This post is from CNBC sports producer Tom Rotunno:
There's been a lot of buzz over the New York Knicks decision to sell discounted tickets at Costco . The team is selling tickets in the 300 level of Madison Square Garden at a discount of 40 percent, excluding four blackout dates.
The Knicks aren’t the first team to offer tickets at the wholesale discount retailer. It’s certainly an interesting concept (Insert your own joke about two gallon jugs of mayo here). It’s also a way to get the team on the minds of consumers in an unexpected place. There’s just one problem. A flat discount on prices is generally a bad idea.
If a company offers a strongly branded product for 40 percent off the suggested price, it sets up a perception in the customer’s mind that the product should be offered at that lower price all the time. Over time, the brand is degraded and loses its perceived value. Once you go discount, its tough to go back.
The Knicks were once considered one of the crown jewels in the NBA. Then came Isiah Thomas. Thomas was fired as coach and president of the Knicks after a 56-108 record on the bench and a disastrous five-year tenure as architect of the team. These dismal results (not to mention a sexual harassment suit) took the shine off the franchise.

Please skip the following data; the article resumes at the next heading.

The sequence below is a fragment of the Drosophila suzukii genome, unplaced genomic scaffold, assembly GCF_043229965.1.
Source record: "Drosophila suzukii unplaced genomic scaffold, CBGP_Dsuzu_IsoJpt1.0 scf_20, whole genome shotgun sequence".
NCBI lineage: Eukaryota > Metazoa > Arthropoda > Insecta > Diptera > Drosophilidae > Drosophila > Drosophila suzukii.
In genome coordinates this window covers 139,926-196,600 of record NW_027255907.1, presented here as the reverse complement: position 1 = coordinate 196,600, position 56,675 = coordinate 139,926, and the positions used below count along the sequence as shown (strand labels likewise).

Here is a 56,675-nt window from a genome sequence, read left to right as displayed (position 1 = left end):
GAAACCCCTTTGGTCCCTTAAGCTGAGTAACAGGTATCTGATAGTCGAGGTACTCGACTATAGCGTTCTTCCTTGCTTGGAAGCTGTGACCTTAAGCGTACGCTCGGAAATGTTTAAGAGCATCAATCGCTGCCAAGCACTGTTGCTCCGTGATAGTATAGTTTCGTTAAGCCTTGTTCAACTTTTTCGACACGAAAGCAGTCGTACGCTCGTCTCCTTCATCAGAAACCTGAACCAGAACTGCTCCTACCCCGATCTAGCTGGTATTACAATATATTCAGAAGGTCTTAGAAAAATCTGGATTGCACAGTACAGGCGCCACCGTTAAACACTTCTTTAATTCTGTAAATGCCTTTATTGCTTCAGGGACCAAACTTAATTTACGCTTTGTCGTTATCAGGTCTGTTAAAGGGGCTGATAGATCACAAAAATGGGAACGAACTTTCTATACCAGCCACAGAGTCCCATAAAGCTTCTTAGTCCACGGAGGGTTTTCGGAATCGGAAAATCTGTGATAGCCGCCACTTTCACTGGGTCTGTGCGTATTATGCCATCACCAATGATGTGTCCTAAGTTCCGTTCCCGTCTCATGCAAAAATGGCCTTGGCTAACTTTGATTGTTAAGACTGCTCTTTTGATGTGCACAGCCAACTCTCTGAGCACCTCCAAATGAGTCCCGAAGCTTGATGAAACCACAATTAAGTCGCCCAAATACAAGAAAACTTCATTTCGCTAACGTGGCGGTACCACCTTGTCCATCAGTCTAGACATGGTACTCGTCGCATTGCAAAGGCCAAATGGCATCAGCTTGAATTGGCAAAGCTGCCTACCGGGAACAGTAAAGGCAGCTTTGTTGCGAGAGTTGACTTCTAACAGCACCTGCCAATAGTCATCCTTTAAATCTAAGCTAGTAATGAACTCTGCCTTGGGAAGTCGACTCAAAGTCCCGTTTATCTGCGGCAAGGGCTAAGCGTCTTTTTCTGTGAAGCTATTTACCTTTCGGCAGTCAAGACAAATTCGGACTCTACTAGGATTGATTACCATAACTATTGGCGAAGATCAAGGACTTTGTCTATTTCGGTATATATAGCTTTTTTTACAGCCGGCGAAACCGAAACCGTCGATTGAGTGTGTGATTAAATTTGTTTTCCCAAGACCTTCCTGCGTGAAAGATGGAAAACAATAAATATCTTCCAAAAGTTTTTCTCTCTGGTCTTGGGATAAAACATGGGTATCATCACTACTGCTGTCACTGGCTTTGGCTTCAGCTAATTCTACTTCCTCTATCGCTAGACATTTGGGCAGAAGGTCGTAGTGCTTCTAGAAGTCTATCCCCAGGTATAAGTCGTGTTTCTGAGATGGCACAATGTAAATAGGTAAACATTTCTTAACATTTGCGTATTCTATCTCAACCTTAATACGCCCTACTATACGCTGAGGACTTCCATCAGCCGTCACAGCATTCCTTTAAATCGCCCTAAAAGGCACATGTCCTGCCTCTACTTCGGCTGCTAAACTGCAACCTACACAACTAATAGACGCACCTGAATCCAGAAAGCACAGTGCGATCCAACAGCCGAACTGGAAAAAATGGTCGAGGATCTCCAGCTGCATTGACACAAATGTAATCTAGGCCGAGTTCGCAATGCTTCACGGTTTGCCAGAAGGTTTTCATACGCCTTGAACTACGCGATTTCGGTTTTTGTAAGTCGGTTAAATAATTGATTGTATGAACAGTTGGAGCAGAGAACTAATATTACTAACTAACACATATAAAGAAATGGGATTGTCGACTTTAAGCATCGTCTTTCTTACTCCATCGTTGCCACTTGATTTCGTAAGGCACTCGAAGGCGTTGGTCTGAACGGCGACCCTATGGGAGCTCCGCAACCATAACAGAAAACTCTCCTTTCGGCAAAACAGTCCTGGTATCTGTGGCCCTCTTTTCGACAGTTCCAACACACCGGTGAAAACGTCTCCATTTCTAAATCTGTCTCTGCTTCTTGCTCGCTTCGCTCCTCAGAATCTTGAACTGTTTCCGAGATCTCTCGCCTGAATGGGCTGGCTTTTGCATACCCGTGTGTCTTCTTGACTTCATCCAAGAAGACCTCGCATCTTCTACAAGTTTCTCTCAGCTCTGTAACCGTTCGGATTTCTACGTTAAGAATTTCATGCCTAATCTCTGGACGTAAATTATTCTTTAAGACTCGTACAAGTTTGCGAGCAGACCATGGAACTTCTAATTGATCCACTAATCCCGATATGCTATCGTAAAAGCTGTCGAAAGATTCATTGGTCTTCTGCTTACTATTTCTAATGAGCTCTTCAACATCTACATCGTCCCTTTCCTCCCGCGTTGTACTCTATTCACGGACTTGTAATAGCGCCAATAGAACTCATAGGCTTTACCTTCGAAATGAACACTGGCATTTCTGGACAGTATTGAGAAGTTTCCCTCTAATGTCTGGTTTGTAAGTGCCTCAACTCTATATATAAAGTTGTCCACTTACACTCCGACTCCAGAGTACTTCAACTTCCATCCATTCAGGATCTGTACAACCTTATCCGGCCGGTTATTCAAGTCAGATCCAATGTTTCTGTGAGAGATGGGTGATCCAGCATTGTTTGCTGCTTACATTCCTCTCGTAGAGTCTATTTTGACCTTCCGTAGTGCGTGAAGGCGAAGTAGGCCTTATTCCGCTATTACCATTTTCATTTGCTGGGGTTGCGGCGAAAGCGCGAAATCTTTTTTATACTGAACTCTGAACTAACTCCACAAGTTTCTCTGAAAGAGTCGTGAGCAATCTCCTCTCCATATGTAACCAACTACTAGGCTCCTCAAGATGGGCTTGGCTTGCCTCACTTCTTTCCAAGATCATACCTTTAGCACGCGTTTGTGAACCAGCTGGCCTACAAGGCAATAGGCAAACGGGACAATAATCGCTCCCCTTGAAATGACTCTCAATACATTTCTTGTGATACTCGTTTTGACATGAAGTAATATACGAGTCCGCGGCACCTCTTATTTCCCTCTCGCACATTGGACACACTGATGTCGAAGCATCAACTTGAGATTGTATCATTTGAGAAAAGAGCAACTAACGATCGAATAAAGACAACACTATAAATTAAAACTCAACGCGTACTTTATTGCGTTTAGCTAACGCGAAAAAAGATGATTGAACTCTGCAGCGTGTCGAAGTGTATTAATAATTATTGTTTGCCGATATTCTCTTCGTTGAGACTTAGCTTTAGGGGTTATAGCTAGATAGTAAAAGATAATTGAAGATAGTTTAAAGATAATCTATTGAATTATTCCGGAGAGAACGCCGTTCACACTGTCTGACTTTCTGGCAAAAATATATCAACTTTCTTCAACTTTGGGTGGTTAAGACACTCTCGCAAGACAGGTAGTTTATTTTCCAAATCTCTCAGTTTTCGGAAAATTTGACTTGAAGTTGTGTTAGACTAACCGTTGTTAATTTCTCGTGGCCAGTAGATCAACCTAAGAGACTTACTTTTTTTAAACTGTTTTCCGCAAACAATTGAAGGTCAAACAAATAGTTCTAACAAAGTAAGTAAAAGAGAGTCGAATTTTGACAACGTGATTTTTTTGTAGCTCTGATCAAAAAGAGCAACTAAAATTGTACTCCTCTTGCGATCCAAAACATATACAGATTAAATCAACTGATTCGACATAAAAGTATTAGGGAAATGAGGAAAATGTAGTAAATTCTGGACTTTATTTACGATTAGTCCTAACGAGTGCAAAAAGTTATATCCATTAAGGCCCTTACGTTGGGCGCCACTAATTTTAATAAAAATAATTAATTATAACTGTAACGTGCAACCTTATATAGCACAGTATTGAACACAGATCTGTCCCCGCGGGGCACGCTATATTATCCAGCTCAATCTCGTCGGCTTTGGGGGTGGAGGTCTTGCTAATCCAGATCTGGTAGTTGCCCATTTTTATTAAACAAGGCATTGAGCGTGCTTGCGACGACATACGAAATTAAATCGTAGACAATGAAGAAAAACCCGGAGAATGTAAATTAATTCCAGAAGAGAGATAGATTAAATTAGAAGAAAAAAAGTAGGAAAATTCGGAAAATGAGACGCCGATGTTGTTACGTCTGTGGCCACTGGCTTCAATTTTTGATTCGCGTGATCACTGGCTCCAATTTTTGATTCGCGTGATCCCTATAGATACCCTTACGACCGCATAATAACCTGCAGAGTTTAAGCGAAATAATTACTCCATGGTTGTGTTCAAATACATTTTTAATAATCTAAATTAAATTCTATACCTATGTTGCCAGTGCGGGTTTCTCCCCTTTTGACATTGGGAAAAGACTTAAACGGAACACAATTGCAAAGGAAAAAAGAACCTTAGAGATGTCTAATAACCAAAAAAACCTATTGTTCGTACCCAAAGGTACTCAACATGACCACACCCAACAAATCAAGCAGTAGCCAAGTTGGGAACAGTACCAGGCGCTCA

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The Knicks are now in the business of selling hope. They just hired a coach in Mike D’Antoni who is known for one of the most exciting styles in the game. A "shoot first-ask questions later" offense that's a known commodity in the NBA and a fan favorite. If D’Antoni turns around the team, no doubt they’ll be turning fans away from the Garden. But don’t think fans accustomed to discount prices won’t grumble when they have to go back to paying full price. Discount tickets might temporarily put fannies in the seats but the psychology of consumer pricing says you’ve damaged the perceived value of your product.
Instead of discounting prices, teams are always better off providing consumers with an extra. That’s why “All You Can Eat” ticket deals work so well. The fans think they are stealing (3 hotdogs, two popcorns and 2 sodas AND a ticket for $40!) and the team is happy that they just sold a $6 seat (that otherwise might have remained empty) by throwing in $3 worth of concessions. Minor league teams survive on the “value added” proposition every day. The Washington Wizards host “Singles Night”, giving fans the chance to mingle with other singles.
The Cleveland Cavaliers have a “McFamily Night” package that includes four Cavaliers tickets and four McDonald’s Meals starting as low as $72 - or $18 per person. The LA Kings give discounts on tickets for those riding Metra trains (having lived in LA, trust me, partnering with public transportation is thinking WAY outside the box. Free car washes might have been a better idea).
Maybe the Knicks can partner with another company to create a “value added” proposition at Costco. Maybe a company with a product that's a natural fit while watching basketball. Hmm. Anyone have the number for Dale and Thomas Popcorn? Oh wait. Never mind.
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